The argument can be passed from the method stub 126 to the implemented method 128 by-copy (e.g., a copy of the argument is sent to the implemented method 128) or by-reference (e.g., a pointer to the argument's memory address in the independent environment 116 can be passed). If the argument is passed-by-copy, a modification made by the implemented method 128 to the argument (e.g., a variable, an object, etc.) that is passed across the domain boundary 122 will not be reflected on the independent environment 116 associated with the second internet domain (e.g., the argument passed to the stub method 126 will not reflect a change to the value of the argument passed across the domain boundary 122). If the argument is passed-by-reference, a modification made by the implemented method 128 to the argument (e.g., a variable, an object, etc.) passed across the domain boundary 122 will be reflected on the independent environment 116 associated with the second internet domain (e.g., the argument passed to the stub method 126 will reflect a change to the value of the argument passed across the domain boundary 122).

For illustrative purposes, assume the argument passed to the method stub 126 is an integer containing value 10. If the argument is passed-by-copy to the implemented method 128 and the implemented method 128 changes the value of the integer from 10 to 12, when the implemented method 128 finishes, the value of the argument passed to the method stub 126 will still be 10 (e.g., the implemented method 128 will have operated on a copy of the argument passed to the method stub 126, not the argument itself). By contrast, if the argument is passed-by-reference and the implemented method 128 changes the value of the integer from 10 to 12, the value of the argument to the method stub 126 will be 12 when the implemented method 128 finishes its operations.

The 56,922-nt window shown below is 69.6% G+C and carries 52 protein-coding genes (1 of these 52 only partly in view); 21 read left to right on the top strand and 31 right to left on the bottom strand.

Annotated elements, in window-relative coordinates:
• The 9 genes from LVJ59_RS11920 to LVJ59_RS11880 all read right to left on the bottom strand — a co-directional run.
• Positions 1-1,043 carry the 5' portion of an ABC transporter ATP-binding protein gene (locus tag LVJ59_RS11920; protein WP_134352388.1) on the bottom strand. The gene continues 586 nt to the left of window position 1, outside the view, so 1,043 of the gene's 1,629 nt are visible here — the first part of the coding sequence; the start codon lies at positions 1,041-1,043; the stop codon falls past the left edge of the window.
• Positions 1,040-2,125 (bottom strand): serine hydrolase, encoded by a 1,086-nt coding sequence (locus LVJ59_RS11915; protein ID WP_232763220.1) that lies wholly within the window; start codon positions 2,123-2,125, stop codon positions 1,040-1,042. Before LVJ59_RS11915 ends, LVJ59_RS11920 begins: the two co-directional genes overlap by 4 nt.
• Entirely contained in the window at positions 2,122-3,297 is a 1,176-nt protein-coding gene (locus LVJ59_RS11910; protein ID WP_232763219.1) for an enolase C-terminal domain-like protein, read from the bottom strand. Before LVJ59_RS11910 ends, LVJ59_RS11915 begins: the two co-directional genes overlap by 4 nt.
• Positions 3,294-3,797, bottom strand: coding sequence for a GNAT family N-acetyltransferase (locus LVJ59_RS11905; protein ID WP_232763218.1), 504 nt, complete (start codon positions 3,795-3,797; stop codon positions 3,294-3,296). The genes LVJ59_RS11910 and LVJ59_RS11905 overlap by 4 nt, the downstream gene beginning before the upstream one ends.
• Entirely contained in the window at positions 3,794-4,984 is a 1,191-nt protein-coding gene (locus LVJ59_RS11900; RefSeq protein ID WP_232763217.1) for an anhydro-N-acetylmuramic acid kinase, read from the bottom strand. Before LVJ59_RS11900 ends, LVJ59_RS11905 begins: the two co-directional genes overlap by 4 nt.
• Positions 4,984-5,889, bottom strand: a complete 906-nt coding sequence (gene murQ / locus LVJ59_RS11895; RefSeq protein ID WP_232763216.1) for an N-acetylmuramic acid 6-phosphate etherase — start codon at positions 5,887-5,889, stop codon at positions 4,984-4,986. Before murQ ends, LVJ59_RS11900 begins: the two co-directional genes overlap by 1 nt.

Linking can be accomplished using instructions contained within the library FLASH file 108 and/or the development library FLASH file 110 (e.g., a domain wrapper objects within each environment 116 and 120 that is responsible for creating a representation (stub or clone) of data types). To establish a link, corresponding portions (e.g., a method, an object, an event, etc.) of the library FLASH file 108 and the development library FLASH file 110 can be identified. For instance, the method stub 126 can be identified as corresponding to the implementation method 128 (e.g., the method 128 is a full-implementation to which the method stub 126 refers). In some implementations, corresponding portions (e.g., objects) are linked together by direct memory references since the FLASH application file 112 and the library FLASH file 108 are being executed in the same address space. In such implementations, methods can be accessible directly through method names on their respective objects. When objects are created by the domain wrappers, described above, domain wrappers can establish links between the original object and its new stub

In some implementations, corresponding portions of the FLASH application file 112 and the library FLASH file 108 are identified using unique identifiers associated with each portion to be linked. For instance, the stub method 126 can be associated with a first unique identifier that is paired with a second unique identifier that is associated with the implemented method 128. The unique identifiers can be unique with respect to each of the independent environments 116 and 120 (e.g., a unique identifier A can occur within each independent environment 116 and 120). Alternatively, the unique identifiers can be unique across all of the independent environments 116 and 120 (e.g., the unique identifier A can occur once across both independent environments 116 and 120). The unique identifiers can be implemented in a variety of ways, such as using a unique naming convention for portions of the FLASH files 108 and 110 (e.g., the stub method 126 can be uniquely named stub_method_A and the implemented method 128 can be uniquely named implementation_method_A).

In addition (or as an alternative) to linking, portions of the library FLASH file 108 can be cloned across the domain boundary 122 to be used in place of the stubs that are defined in the development library FLASH file 110. Through cloning, portions (e.g., objects, methods, events, etc.) of the library FLASH file 108 can be cloned (e.g., copied) from the independent environment 120 that is associated with the first internet domain into the independent environment 116 that is associated with the second internet domain. Cloned portions of the library FLASH file 108 can replace or be linked to by the stubs within the development library FLASH file 110. For example, an implementation object that is instantiated by the library FLASH file 108 can be cloned across the domain boundary 122 and used in place of a stub object by the FLASH application file 112.